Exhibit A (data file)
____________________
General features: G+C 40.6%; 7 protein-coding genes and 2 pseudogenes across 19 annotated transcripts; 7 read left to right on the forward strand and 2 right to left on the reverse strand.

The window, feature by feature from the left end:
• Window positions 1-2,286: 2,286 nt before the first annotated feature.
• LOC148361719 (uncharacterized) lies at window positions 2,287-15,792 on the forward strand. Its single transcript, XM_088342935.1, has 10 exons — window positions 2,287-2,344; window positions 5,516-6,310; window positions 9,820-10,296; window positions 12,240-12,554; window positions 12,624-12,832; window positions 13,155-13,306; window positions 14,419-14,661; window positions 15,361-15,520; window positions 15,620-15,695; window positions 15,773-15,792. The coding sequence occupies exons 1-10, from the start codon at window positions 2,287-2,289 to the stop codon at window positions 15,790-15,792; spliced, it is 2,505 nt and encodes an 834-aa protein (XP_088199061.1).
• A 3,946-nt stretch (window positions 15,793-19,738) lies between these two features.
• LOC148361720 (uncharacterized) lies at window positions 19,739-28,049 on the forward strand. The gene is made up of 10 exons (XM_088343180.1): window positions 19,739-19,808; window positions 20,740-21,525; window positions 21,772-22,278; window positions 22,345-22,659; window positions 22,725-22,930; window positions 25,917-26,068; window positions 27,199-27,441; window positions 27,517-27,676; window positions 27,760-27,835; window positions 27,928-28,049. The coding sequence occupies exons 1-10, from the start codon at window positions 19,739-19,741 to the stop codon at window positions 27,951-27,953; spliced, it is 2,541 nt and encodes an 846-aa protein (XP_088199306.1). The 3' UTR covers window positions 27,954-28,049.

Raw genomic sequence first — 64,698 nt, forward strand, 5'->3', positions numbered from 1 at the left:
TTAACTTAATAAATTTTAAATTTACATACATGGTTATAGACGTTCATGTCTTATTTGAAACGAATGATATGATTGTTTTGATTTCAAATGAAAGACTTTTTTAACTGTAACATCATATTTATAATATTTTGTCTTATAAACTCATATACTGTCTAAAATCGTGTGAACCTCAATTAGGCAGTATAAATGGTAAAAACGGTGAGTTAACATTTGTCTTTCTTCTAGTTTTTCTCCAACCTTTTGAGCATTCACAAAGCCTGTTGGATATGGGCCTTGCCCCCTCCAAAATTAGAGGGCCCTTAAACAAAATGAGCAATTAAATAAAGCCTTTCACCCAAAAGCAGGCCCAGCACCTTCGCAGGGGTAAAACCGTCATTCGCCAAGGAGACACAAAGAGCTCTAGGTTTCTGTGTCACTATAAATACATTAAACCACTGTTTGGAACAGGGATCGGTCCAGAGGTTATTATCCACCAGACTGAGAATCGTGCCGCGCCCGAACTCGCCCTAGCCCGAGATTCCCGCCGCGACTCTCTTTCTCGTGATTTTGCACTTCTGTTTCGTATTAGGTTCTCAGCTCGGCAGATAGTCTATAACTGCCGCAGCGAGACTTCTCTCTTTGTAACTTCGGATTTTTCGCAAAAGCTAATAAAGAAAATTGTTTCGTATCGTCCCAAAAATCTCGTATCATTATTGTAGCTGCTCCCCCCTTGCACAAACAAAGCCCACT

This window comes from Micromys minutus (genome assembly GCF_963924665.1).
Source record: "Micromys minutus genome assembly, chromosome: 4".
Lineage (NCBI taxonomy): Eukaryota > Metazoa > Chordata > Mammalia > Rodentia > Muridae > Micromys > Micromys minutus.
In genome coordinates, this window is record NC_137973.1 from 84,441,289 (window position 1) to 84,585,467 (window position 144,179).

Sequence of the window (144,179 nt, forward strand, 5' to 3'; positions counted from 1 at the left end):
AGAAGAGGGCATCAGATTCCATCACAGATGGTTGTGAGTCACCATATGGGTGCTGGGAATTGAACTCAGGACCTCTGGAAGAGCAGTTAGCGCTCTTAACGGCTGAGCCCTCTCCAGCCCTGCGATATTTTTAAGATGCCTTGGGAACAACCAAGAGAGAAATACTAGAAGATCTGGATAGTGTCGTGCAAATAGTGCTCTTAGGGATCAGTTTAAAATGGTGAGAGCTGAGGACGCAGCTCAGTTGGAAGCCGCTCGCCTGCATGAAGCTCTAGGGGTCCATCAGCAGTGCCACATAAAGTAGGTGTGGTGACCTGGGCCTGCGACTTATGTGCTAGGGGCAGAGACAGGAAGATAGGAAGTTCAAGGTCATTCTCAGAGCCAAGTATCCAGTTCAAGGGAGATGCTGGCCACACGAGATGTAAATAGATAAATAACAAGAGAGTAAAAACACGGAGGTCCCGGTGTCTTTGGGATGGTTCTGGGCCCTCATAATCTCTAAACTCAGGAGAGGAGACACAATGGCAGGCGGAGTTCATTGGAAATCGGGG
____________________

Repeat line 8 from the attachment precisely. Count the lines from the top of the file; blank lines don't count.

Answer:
TTAACTTAATAAATTTTAAATTTACATACATGGTTATAGACGTTCATGTCTTATTTGAAACGAATGATATGATTGTTTTGATTTCAAATGAAAGACTTTTTTAACTGTAACATCATATTTATAATATTTTGTCTTATAAACTCATATACTGTCTAAAATCGTGTGAACCTCAATTAGGCAGTATAAATGGTAAAAACGGTGAGTTAACATTTGTCTTTCTTCTAGTTTTTCTCCAACCTTTTGAGCATTCACAAAGCCTGTTGGATATGGGCCTTGCCCCCTCCAAAATTAGAGGGCCCTTAAACAAAATGAGCAATTAAATAAAGCCTTTCACCCAAAAGCAGGCCCAGCACCTTCGCAGGGGTAAAACCGTCATTCGCCAAGGAGACACAAAGAGCTCTAGGTTTCTGTGTCACTATAAATACATTAAACCACTGTTTGGAACAGGGATCGGTCCAGAGGTTATTATCCACCAGACTGAGAATCGTGCCGCGCCCGAACTCGCCCTAGCCCGAGATTCCCGCCGCGACTCTCTTTCTCGTGATTTTGCACTTCTGTTTCGTATTAGGTTCTCAGCTCGGCAGATAGTCTATAACTGCCGCAGCGAGACTTCTCTCTTTGTAACTTCGGATTTTTCGCAAAAGCTAATAAAGAAAATTGTTTCGTATCGTCCCAAAAATCTCGTATCATTATTGTAGCTGCTCCCCCCTTGCACAAACAAAGCCCACT